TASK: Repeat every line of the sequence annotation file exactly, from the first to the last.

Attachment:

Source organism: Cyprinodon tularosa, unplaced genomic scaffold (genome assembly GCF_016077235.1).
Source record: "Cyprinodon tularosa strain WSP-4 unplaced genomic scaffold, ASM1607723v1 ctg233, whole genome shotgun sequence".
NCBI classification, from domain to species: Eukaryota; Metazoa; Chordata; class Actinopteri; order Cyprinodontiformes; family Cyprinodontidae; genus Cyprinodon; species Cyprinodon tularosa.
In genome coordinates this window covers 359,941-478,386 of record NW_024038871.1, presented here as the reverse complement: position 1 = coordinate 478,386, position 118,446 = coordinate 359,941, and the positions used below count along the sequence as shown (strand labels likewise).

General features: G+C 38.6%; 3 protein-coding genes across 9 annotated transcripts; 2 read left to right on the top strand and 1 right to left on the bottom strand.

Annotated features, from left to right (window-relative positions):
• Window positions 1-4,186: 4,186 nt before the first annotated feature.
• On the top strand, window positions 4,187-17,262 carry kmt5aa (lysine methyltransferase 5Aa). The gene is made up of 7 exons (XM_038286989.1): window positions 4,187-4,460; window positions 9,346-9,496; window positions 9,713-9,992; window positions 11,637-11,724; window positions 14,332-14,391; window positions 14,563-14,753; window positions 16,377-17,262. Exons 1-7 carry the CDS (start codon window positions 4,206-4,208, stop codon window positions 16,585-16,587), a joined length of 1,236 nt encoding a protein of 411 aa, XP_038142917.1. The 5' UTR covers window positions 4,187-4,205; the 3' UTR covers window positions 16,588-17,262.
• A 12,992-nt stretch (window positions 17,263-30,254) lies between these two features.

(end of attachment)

Source organism: Cyprinodon tularosa, unplaced genomic scaffold (genome assembly GCF_016077235.1).
Source record: "Cyprinodon tularosa strain WSP-4 unplaced genomic scaffold, ASM1607723v1 ctg233, whole genome shotgun sequence".
NCBI classification, from domain to species: Eukaryota; Metazoa; Chordata; class Actinopteri; order Cyprinodontiformes; family Cyprinodontidae; genus Cyprinodon; species Cyprinodon tularosa.
In genome coordinates this window covers 359,941-478,386 of record NW_024038871.1, presented here as the reverse complement: position 1 = coordinate 478,386, position 118,446 = coordinate 359,941, and the positions used below count along the sequence as shown (strand labels likewise).

General features: G+C 38.6%; 3 protein-coding genes across 9 annotated transcripts; 2 read left to right on the top strand and 1 right to left on the bottom strand.

Annotated features, from left to right (window-relative positions):
• Window positions 1-4,186: 4,186 nt before the first annotated feature.
• On the top strand, window positions 4,187-17,262 carry kmt5aa (lysine methyltransferase 5Aa). The gene is made up of 7 exons (XM_038286989.1): window positions 4,187-4,460; window positions 9,346-9,496; window positions 9,713-9,992; window positions 11,637-11,724; window positions 14,332-14,391; window positions 14,563-14,753; window positions 16,377-17,262. Exons 1-7 carry the CDS (start codon window positions 4,206-4,208, stop codon window positions 16,585-16,587), a joined length of 1,236 nt encoding a protein of 411 aa, XP_038142917.1. The 5' UTR covers window positions 4,187-4,205; the 3' UTR covers window positions 16,588-17,262.
• A 12,992-nt stretch (window positions 17,263-30,254) lies between these two features.